As highway construction crews labored in the distance, local transportation officials presided Friday over a ceremony in Midland marking the completion of a 113-car commuter parking lot, the first of many additions planned for Route 28 in the southern part of Fauquier County.
For a routine ribbon-cutting ceremony, Friday's event, like the chilly weather, had a bit of an edge. That's because some supervisors-elect, fresh from their victories Nov. 2, are revisiting the larger and controversial question of how and when Route 28 will be expanded from two lanes to a four-lane divided highway.
The officials on hand, recalling in detail some of Route 28's fatal accidents, played down the possibility that the decision to widen the road could be undone.
"The [Virginia] Commonwealth Transportation Board hasn't changed its mind, and we're going ahead," Donald R. Askew, Virginia Department of Transportation administrator for the Culpeper District, said in an interview after the ceremony. "There already has been public input on this."
Askew said public hearings in 1997 indicated a 2 to 1 margin in favor of widening the corridor from Routes 15/29 to the Prince William County line.
But in the crowd Friday was Raymond E. Graham, who won the seat of outgoing Supervisor Wilbur W. Burton (D-Cedar Run) on a platform that included stopping the proposed expansion. He has said that widening the road would encourage rapid residential development, creating enormous tax burdens because of newcomers requiring new public services.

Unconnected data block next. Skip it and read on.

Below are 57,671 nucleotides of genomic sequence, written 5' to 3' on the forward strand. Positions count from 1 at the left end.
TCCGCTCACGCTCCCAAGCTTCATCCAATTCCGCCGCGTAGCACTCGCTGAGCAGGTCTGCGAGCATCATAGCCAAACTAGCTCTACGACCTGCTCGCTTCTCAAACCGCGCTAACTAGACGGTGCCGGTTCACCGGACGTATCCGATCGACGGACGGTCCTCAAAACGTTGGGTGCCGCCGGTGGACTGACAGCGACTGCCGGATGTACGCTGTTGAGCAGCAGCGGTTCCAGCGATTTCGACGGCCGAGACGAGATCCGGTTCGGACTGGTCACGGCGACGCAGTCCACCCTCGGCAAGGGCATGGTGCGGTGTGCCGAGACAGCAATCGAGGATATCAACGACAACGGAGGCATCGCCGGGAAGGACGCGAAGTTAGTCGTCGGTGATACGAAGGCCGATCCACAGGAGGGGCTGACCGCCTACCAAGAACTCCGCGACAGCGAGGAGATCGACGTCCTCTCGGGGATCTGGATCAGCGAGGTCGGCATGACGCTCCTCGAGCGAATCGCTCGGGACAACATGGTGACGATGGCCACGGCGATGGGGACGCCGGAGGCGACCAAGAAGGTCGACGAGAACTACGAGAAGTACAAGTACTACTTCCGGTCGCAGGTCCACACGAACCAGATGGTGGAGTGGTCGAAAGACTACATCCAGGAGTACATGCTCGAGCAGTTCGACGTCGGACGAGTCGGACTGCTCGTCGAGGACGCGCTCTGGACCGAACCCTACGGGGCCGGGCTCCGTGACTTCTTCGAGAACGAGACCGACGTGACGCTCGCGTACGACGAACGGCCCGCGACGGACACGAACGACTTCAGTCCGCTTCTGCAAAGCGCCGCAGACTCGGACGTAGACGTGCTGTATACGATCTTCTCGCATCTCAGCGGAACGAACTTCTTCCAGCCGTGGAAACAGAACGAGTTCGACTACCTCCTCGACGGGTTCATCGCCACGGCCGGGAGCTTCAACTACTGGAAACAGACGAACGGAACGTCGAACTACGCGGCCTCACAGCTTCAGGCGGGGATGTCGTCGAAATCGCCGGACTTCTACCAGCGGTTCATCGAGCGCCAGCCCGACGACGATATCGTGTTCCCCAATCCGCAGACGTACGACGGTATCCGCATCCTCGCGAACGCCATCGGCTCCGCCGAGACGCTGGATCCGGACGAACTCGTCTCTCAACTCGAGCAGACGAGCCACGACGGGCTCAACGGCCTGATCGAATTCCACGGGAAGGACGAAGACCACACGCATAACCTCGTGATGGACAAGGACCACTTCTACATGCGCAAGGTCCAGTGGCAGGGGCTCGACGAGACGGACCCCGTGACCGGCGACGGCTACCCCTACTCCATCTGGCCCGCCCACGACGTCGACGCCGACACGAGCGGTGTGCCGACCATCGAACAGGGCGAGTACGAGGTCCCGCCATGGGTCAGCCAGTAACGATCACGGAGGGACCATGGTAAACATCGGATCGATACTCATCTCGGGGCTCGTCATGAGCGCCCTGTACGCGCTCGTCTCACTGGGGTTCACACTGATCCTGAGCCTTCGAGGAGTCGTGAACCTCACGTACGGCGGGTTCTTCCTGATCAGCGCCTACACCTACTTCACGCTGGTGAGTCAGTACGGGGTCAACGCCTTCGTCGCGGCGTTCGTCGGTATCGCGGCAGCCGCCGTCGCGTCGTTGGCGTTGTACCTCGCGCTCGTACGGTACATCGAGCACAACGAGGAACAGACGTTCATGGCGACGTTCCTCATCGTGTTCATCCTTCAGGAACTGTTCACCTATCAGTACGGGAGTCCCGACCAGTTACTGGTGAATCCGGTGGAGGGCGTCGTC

Already, Graham's position has been endorsed informally by a majority of members on the incoming Board of Supervisors.
Graham and Supervisor Joe Winkelmann (R-Center), who won reelection, went to a hearing of the transportation board during the summer to predict--accurately, it turned out--that the board that will be seated in January will be working against the expansion.
Asked what VDOT would do in the face of such opposition, Askew would say only, "That hasn't happened yet."
Indeed, there's a long way to go before anything happens in Fauquier. Construction on the Prince William portion of Route 28 is expected to begin in spring 2004 at the earliest. Location hearings still must be held in Fauquier, and the land must be purchased. That could take years--plenty of time, Graham said, for plans to be changed.
"There's a long way to go," said Graham, who participated in the ribbon-cutting. He said one way to thwart the expansion is to reroute the money earmarked for it to other traffic improvements in the county.
Three accidents in 1997 claimed eight lives on the two-lane stretch of Route 28 in Fauquier. The $133,000 parking lot, which is scheduled to open to drivers Nov. 22, is part of a $1.5 million project to tame what is known as the "Midland Curve," the site of several serious accidents.
A mile-long stretch now under construction will replace the curve with a straight road. Askew recalled that after one particularly horrific accident, his supervisor told him, "Go down there and do something."
Burton said the next board could take several steps to make things difficult for VDOT administrators as they work toward the expansion. "They may not be able to stop it, but they could delay it some," Burton said.
One of the ways the new board could show its feelings on the Route 28 expansion would be to remove it from the list of highway priorities the board sends each year to the local VDOT offices.